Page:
Today I’m proud to bring you an interview with Connor Jackson, author of The Bindings of Woe. This interview is part of my stop on the blog tour organized by Escapist Book Co. Thank you for allowing me to participate, and thank you to Joseph John Lee for answering my questions.
Do you read reviews of your books? If so, how do you handle bad or good reviews?
I do read reviews whenever I can. It’s one of the best parts of being an author, finally getting to see what people think about your book that you’ve worked for so long on. With all kinds of reviews I just try to read without getting too excited or bummed out and see what people do and don’t like so I can think about what I want to do with that information. Criticism is just as important as praise in my opinion, as both help you steer your work towards what people want or see what your book needs to get better or stay great.
What is the best way you’ve found to market your books?
I am still struggling with this aspect of being a self-published author. For now I just try to post about my book through twitter and interact with other authors there. I have a website and Goodreads that I work on but overall I just try to use social media whenever I can, which isn’t a whole lot. Word of mouth is great and I’ve had a few people, including authors, recommend my book to people around them, so I just need to keep working on social media and word of mouth until things get better.
What is your favorite thing to listen to while you write?
I don’t listen to music often while writing because I find it distracting, but when I am doing notes for my writing, or working on the world map (pretty much anything but actually writing the book itself) I do like to have background music running. Stuff like fantasy beats or historical music from medieval or ancient times.
Do you think it helps authors to have a big ego or hurts them?
I think you need an ego, but not a fragile one. An author is putting a sensitive part of themselves out there to the public, so one needs a healthy ego to have the confidence and drive to know your work is worth reading. You also need your ego to not be fragile so criticism or negative feedback does not set you off or ruin your future efforts. I think an ego helps more than it hurts, but it’s a fine line and depends on the kind of person with the ego.
Do you ever have reader’s block or reading slumps? How do you get yourself out of them?
I get stuck being unable to write all the time. Whether it’s because life is getting too busy or I’m just stuck or not enjoying the writing, I get periods of getting nothing done plenty of the time. I try to get around this by working on other avenues of the author process, like storyboarding new scenes or drawing more of the world map. Doing other tasks that help the book but are not actually writing it can help get me back into it. I also try to just force myself to write a page on bad days, that way even if it’s not great I slowly get some rough draft of what is to come later.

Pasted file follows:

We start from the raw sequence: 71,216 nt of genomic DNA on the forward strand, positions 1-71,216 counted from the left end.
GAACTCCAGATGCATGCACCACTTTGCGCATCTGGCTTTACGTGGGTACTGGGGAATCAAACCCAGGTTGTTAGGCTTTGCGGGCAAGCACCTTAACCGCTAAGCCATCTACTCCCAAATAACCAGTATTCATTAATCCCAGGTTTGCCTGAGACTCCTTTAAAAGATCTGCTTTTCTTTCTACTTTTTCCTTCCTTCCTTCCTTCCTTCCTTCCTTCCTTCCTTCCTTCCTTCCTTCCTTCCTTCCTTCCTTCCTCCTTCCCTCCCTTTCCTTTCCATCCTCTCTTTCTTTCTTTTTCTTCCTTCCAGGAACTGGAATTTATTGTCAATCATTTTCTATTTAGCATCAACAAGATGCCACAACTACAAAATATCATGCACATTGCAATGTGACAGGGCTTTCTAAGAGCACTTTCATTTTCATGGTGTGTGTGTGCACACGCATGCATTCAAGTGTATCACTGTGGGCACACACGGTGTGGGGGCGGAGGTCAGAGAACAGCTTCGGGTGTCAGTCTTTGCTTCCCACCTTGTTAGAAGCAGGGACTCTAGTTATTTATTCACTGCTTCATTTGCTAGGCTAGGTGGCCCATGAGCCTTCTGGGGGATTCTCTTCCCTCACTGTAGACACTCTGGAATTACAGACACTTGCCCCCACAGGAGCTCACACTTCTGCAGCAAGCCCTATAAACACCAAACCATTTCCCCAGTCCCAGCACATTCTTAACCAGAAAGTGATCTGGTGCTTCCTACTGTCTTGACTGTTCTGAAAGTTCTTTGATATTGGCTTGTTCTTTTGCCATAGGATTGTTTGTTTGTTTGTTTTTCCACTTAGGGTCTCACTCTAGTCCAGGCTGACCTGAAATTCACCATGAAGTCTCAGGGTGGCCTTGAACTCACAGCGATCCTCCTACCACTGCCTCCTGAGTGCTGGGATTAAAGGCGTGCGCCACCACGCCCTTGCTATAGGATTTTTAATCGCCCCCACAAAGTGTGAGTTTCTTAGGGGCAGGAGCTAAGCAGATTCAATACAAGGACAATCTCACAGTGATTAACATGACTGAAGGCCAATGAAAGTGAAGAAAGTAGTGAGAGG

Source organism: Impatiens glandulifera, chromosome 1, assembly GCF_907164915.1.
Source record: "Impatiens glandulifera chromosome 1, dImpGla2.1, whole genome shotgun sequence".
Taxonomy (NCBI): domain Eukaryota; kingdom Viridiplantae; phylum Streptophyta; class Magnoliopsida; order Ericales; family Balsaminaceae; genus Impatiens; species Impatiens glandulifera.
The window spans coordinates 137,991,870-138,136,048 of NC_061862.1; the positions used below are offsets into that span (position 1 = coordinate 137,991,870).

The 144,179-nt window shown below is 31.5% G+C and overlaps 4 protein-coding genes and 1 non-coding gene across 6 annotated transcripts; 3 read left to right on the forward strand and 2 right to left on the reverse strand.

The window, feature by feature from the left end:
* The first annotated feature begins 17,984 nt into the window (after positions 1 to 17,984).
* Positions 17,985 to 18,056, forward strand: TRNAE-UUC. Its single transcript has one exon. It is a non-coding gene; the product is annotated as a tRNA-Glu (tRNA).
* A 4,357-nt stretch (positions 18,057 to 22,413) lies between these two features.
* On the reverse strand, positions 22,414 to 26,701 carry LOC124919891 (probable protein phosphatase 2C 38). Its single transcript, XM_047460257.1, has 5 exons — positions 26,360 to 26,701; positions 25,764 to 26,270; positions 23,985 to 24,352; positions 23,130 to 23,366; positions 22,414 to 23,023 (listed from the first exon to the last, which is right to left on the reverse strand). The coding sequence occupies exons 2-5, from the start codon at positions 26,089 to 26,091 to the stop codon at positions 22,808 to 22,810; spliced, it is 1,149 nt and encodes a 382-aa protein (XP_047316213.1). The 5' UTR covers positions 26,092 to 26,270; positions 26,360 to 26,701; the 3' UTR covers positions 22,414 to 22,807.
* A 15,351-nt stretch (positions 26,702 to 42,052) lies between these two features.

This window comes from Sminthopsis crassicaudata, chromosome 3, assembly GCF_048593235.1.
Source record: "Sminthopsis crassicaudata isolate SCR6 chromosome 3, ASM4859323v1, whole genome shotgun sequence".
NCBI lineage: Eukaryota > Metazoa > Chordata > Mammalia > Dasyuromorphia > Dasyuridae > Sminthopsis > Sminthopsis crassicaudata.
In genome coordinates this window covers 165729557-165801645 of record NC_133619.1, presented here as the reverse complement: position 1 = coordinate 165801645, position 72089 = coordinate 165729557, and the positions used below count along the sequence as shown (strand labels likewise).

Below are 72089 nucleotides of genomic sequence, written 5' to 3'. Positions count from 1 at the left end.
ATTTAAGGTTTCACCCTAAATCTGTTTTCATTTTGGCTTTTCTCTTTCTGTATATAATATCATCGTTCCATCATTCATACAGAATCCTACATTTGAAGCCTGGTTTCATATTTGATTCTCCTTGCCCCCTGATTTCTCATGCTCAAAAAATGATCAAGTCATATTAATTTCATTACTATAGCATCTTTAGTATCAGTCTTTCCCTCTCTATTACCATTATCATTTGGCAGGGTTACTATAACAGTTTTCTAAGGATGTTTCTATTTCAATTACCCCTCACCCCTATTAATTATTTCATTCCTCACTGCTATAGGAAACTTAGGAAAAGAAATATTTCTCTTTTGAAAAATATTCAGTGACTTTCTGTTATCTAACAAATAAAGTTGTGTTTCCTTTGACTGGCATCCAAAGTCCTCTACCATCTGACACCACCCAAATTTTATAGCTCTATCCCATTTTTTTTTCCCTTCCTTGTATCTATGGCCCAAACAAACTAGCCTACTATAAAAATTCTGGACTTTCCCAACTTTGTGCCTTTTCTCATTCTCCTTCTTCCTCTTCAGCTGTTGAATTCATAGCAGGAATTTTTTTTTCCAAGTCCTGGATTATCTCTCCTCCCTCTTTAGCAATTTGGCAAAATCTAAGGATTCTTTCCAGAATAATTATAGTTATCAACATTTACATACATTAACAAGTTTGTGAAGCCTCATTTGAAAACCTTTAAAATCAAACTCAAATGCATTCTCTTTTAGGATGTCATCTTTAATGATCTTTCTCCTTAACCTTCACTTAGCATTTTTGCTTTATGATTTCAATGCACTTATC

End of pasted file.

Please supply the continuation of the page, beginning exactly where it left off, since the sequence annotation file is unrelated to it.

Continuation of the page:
Do you read the genre of books you write? Do you read your own books after they’re finished?
Yes. I read mostly fantasy. I don’t read as often as I’d like but I’m trying to get into it more. Recently I’ve been reading history books to help inspire my writing. I have not read my own book since it was published, mainly because I read it over 7 times during the writing and publishing process. After every round of editing I read the whole book, and I did 4 drafts before editing. I think I’ve read it enough.
Series: Chain of Worlds #1
Published by FriesenPress on 06/21/2022
Genres: Fiction / Fantasy / Epic
Buy on: Amazon CA // Amazon US // Barnes & Noble // Indigo // Bookshop // Publisher // Apple Books // Nook // Google Books // Kobo
The world of Gaia is in turmoil. Humans, goblins, and dwarves try to live their lives as best they can under the rule of the sovereigns—the strange and powerful race whose empire stretches to all corners of the known world—but order and stability seem to be fading. The quality of life has lessened, the strength and control of the Sovereign Empire has weakened, and a large movement of rebels, though many would call them terrorists, known as the Lost Seekers, are causing waves throughout the lands.
Nowhere are these changes felt more than the Isles, a small human province of islands, where sixteen-year-old Carver lives with his family and best friend, Helena, in the remote village of Verrel. During a routine trip to the provincial capital of Caswen, Carver and Helena suddenly find themselves in the middle of a violent conflict between the powers of the world, and soon after find themselves being hunted for reasons they do not understand.
Now pulled into events they never dreamed of experiencing, Carver and Helena, along with some close companions, are forced to fight for their lives during a journey of hardships. Monstrous beasts, hostile factions, and even nature itself plague their quest to find safety and seek answers, and nothing is gained without a struggle. However, their continued survival may be out of their control as the powers of the world vie for dominance against one another . . . by any means necessary.
Content Warning: moments of harsh violence, animal violence (horses in battle), vomiting (minor), sexual assault (minimal), rape (minimal)